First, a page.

Structural Elite

In this week of the World Economic Forum (WEF) in Davos, Critical Thinking discussed terminology to describe those that rule the world.

Hitherto, we've referred to them as the Ruling Clique (RC) - this is regarded by some as pejorative and risks painting the ruling elite into a corner. In Sun Tzu's Art of War, he says: "Build your opponent a golden bridge to retreat across."

For the time being, we'll refer to the ruling elite as the Structural Elite (SE) because while some of their ancestors may be the original architects of the political economy, which has since evolved for their increasing benefit, many inherited their position - they are products of the system and their world view has been crafted to convince them of their right to rule.

Thus scions of political, banking and industrial dynasties and European royalty are in some senses victims, as well as beneficiaries, of the political economy. They think the way they do because they've been brainwashed from birth with a sense of entitlement, superiority and responsibility - they perceive it as their duty to rule. Their numbers are augmented by members of the military industrial – media academic complex (MIMAC), political and economic predators and the super-rich, all of whom have successfully exploited the system to arrive "at the top table".

There is evidence to suggest many of the SE have psychopathic tendencies but irrespective, they have insufficient empathy with the billions of who suffer the consequences of their geopolitical machinations to stop. Their lack of empathy is a product of their world view.

Rationally, seeking to punish the SE is counter-productive - if transition to an alternative political economy requires retribution for their crimes, they will resist such a transformation using all the levers of power at their disposal. The challenge is to demonstrate how they benefit from relinquishing their power.

The SE have their own fears which relate to their loss of power and wealth. In a competitive world of scarcity such fears are wholly rational and justified. In a co-operative world of abundance, such fears will evaporate.

We need to choose, retribution or truth and reconciliation.


0 #2 Clive Menzies 2015-01-26 16:48
Quoting James Dunne:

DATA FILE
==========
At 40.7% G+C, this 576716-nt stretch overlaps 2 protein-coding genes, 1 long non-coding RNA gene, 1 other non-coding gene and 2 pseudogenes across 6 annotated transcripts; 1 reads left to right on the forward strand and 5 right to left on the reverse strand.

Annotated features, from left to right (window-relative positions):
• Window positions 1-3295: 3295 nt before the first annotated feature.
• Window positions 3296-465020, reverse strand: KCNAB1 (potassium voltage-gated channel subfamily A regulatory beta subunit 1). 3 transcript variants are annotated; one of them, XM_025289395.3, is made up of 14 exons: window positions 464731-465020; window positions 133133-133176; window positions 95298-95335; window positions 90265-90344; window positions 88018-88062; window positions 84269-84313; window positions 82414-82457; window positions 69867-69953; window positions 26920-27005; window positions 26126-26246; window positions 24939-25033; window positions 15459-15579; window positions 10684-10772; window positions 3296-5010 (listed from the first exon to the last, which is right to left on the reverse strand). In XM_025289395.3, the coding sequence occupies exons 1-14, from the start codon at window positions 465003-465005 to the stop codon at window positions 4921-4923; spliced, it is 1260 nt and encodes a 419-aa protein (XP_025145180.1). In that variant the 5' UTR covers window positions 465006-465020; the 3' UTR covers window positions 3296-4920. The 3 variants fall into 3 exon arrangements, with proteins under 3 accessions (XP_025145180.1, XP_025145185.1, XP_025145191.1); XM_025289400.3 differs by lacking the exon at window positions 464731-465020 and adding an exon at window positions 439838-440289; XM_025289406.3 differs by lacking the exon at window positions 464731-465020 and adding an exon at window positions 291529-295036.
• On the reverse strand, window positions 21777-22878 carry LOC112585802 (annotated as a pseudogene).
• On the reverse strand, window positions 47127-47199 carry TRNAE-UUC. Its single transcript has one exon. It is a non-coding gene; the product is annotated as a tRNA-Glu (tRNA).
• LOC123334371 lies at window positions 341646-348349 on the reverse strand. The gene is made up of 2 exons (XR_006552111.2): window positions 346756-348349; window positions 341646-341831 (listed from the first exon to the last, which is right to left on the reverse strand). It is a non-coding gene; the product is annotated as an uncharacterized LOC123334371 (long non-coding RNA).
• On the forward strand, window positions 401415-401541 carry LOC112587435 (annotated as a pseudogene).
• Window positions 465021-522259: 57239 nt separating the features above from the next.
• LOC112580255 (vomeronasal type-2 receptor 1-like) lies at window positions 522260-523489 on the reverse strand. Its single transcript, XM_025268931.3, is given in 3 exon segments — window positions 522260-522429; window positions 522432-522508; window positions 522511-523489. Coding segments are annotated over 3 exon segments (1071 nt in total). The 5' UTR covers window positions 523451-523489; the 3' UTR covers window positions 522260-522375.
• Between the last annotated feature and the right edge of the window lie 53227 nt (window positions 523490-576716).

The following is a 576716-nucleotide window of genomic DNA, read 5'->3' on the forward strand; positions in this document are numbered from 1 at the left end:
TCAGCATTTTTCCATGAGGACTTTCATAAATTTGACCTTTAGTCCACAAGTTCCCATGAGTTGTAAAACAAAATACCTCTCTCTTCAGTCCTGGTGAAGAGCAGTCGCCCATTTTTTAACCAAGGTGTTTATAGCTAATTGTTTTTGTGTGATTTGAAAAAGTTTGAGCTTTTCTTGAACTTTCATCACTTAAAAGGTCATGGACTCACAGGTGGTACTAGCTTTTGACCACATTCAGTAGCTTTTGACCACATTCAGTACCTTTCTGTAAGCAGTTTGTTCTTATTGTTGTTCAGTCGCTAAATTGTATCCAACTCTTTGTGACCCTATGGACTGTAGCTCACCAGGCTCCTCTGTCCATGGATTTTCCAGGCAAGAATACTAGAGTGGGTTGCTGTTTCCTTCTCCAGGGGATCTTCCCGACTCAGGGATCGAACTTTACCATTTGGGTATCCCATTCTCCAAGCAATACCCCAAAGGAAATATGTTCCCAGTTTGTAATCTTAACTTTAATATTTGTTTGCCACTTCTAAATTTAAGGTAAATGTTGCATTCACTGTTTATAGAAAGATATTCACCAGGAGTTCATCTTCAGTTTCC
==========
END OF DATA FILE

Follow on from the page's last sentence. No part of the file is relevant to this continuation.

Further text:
I think it's questionable as to whether psychopathy is the product of worldview. That would be to suggest that psychopathy can be cured since world views can be changed, but I believe the evidence is against psychopathy being curable.
Thanks James, I don't think the piece claims psychopathy is a product of someone's world view but lack of empathy certainly is (among non psychopaths).

I suspect psychopathy covers a spectrum from mild to acute. The point is the system rewards psychopathic behaviour irrespective of whether those in power are themselves psychopaths.

I watched The Corporation last night (highly recommended) which analyses Corporations as a person (Corporations are granted person-hood in the US). On every measure, global corporations are psychopaths although the senior executives may not be.

Pschopathy may not be curable but we need to create a system where it isn't rewarded.
0 #1 James Dunne 2015-01-26 16:15
Chomsky has described himself as a structuralist and it is arguably the reason Chomsky thought that the assassination of JFK and 9/ll were unlikely to be conspiracies other than as presented, and the reason he thought that even if true, they would be pretty unimportant.

The predominance of viewing blind replication of structure as preeminent over human agency within sociology is a byproduct of Marzist thinking which views all ideology as a byproduct (superstructure )of material conditions. This in turn is something of an outgrowth of materialist philosophy which views mind as an epiphenomenon of matter and free will as ultimately an illusion. Conspiratorial thinking has thus come to be seen as an aberration, out of all proportion to the facts.

Michael Parenti has written
"As I pointed out in published exchanges with Cockburn and Chomsky (neither of whom responded to the argument), conspiracy and structure are not mutually exclusive dynamics. A structural analysis that a priori rules out conspiracy runs the risk of not looking at the whole picture."

Further on he writes
"A structuralist position should not discount the role of human agency in history. Institutions are not self-generating reified forces. The “great continuities of corporate and class interest” (Cockburn’s phrase) are not disembodied things that just happen of their own accord. Neither empires nor national security institutions come into existence in a fit of absent-mindedne ss. They are actualized not only by broad conditional causes but by the conscious efforts of live people."

This is worth reading:

You may recall this quote by a 'Bush aide' to a NYT journalist, attributed to Karl Rove. For me it encapsulates the element of agency gone rogue, above and beyond mere class interests.
"We're an empire now, and when we act, we create our own reality. And while you're studying that reality, judiciously, - as you will— we'll act again, creating other new realities, which you can study too, and that's how things will sort out. We're history's actors…and you, all of you, will be left to just study what we do."

They don't talk about blowing up skyscrapers at Harvard do they?

Lastly I think it's questionable as to whether psychopathy is the product of worldview. That would be to suggest that psychopathy can be cured since world views can be changed, but I believe the evidence is against psychopathy being curable.

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